As prevalence 
probability of being true negative case 
Sensitivity and specificity are not directly influenced by prevalence
Sensitivity and specificity look among those who have the health indicator versus those who do
not
PPV and NPV are dependent on prevalence, and PPV increases as the prevalence of disease
increases.
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1. What is screening?
2. When should we screen?
3. How do we evaluate a screening test?
4. How do we decide on a cut-off?
5. PPV, NPV, and prevalence
6. From screening test to screening program
7. Summary
Epidemiology Matters – Chapter 13
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Screening test to screening program
Example 1: Detection based on screening compared with
detection based on symptoms
Example 2: Detection based on screening compared with
effect of screening on mortality
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Example 1: Cancer duration in Farrlandia
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Example 1: Cancer duration in Farrlandia,
screening at 10 years
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Example 1: Cancer duration in
Farrlandia, screening at 10 years
Screening at single time point is estimating the prevalence of cancer at time point
Cancer cases that are more likely to be detected have long duration and perhaps slowgrowing tumors
Problems with this
1.
Slow-growing tumors may not eventually cause death or disability - difficult to
predict which tumors will become symptomatic and which will not
2.
Compare cancer-related mortality among screened sample to non-screened
sample

Screened group may have fewer cancer-related deaths because may have
better cancer-related outcomes

Because tumors that are detected more likely to be slow growing tumors
that did not influence morbidity and mortality
Length-time bias: Inability to estimate the causal impact of screening test on
morbidity and mortality
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Example 2: Disease detection by screening
vs. symptoms
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Example 2: Screening vs. symptom
diagnosis
Person 1’s cancer detected through screening
Person 2’s cancer detected due to symptoms
Person 1 and person 2 have equal time from cancer onset to death
Time from cancer detection to death is longer in Person 1
Lead time: The time from detection from screening and detection through
symptoms afforded by screening test. This will always show a benefit in the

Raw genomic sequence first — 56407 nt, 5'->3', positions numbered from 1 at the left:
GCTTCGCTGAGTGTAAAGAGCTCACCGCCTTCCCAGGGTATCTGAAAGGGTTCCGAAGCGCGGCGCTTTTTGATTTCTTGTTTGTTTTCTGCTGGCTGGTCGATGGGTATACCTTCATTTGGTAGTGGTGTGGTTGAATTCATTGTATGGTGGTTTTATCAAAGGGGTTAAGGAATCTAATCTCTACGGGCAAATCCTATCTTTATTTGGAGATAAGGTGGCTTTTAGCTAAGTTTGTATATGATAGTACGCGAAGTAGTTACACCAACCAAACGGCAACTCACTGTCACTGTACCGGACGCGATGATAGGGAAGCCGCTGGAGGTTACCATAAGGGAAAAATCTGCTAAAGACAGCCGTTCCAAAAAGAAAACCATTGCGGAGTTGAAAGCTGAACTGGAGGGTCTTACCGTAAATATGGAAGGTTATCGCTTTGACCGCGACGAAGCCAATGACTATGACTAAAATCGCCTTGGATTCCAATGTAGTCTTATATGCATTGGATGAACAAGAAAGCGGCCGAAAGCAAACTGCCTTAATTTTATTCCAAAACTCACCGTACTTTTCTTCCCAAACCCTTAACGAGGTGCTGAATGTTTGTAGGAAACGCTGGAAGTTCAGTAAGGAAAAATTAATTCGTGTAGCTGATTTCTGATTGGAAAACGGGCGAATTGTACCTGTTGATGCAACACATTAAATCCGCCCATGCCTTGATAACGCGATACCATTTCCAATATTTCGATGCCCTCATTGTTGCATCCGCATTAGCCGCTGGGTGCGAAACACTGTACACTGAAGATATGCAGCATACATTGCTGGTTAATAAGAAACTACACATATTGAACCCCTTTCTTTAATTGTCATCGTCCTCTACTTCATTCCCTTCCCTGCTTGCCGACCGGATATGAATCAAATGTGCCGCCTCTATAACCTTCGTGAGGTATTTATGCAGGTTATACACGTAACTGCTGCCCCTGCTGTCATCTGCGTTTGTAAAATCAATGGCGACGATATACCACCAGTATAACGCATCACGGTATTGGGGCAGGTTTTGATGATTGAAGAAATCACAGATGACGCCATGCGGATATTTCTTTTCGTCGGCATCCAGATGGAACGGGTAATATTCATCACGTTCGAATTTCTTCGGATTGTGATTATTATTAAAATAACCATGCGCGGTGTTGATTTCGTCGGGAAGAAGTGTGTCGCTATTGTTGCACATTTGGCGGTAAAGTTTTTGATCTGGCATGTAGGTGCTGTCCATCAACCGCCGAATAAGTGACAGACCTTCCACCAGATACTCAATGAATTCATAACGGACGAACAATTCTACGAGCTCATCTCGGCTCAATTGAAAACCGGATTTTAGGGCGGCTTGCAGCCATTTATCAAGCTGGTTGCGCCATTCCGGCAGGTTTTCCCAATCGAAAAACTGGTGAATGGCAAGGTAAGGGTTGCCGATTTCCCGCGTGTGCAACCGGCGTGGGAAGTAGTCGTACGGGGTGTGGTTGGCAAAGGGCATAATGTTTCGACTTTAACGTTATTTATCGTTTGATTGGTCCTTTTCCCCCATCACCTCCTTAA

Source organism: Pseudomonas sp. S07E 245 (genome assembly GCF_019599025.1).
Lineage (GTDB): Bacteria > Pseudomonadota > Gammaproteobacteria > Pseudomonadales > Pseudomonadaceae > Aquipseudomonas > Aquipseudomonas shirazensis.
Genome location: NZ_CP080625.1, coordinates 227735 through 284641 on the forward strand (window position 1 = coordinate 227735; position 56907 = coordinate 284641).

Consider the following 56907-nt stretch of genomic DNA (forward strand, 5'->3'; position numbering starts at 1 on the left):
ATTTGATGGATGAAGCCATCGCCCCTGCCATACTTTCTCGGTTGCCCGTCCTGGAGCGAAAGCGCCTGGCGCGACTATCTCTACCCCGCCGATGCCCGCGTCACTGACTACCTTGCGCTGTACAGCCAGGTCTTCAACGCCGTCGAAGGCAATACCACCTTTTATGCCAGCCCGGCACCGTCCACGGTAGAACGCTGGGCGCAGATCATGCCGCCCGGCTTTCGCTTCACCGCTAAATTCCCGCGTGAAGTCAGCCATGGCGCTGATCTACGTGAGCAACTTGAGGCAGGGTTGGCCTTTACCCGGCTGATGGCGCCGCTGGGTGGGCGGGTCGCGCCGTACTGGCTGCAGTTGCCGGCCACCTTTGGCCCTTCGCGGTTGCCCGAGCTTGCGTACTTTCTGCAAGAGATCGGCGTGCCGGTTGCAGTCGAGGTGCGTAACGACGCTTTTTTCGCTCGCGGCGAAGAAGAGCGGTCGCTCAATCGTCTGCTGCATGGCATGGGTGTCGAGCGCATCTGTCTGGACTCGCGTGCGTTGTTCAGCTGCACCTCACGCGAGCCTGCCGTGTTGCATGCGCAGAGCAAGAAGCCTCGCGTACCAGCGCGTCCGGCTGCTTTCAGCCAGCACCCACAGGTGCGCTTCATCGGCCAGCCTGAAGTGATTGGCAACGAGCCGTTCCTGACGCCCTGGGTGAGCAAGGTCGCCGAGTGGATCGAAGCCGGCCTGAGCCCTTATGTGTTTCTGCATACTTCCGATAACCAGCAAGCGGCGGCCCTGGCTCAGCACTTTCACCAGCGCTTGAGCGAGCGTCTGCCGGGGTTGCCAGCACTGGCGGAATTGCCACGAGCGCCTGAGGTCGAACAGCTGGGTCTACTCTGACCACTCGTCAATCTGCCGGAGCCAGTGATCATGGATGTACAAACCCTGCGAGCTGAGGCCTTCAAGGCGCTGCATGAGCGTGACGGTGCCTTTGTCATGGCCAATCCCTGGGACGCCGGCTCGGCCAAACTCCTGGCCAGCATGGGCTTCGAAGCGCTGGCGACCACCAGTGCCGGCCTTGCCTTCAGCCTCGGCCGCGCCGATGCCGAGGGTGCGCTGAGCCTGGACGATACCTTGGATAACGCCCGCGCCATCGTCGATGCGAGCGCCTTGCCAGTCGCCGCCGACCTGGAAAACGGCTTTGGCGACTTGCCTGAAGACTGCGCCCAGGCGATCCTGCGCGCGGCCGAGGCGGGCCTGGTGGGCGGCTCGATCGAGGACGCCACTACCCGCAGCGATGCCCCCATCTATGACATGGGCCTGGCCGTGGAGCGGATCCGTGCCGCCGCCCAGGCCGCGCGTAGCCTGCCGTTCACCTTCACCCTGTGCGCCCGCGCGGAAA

screened group - even if early detection did not really lengthen life
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Example 2: Disease detection by screening
vs. symptoms
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Example 2: observation time
When time from start of observation to death is the same in
both individuals - no association between screening and length
of life
When the time from start of observation to death shorter for the
not screened compared with screened - evidence that early
detection through screening has benefit on mortality
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1. What is screening?
2. When should we screen?
3. How do we evaluate a screening test?
4. How do we decide on a cut-off?
5. PPV, NPV, and prevalence
6. From screening test to screening program
7. Summary
Epidemiology Matters – Chapter 13
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Summary

Screening for health indicators is integral part of improving
population health

Screening predicts who will develop a specific disease and detects
disease among those in early stages

Screening tests need to be studied for validity (sensitivity and
specificity)

We often have a trade-off between sensitivity and specificity

Predictive value of screening test is maximized in populations with
high prevalence of health indicator of interest

Value of screening program will depend on cost-effectiveness,
minimal invasiveness, availability of effective treatment
Epidemiology Matters – Chapter 13
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epidemiologymatters.org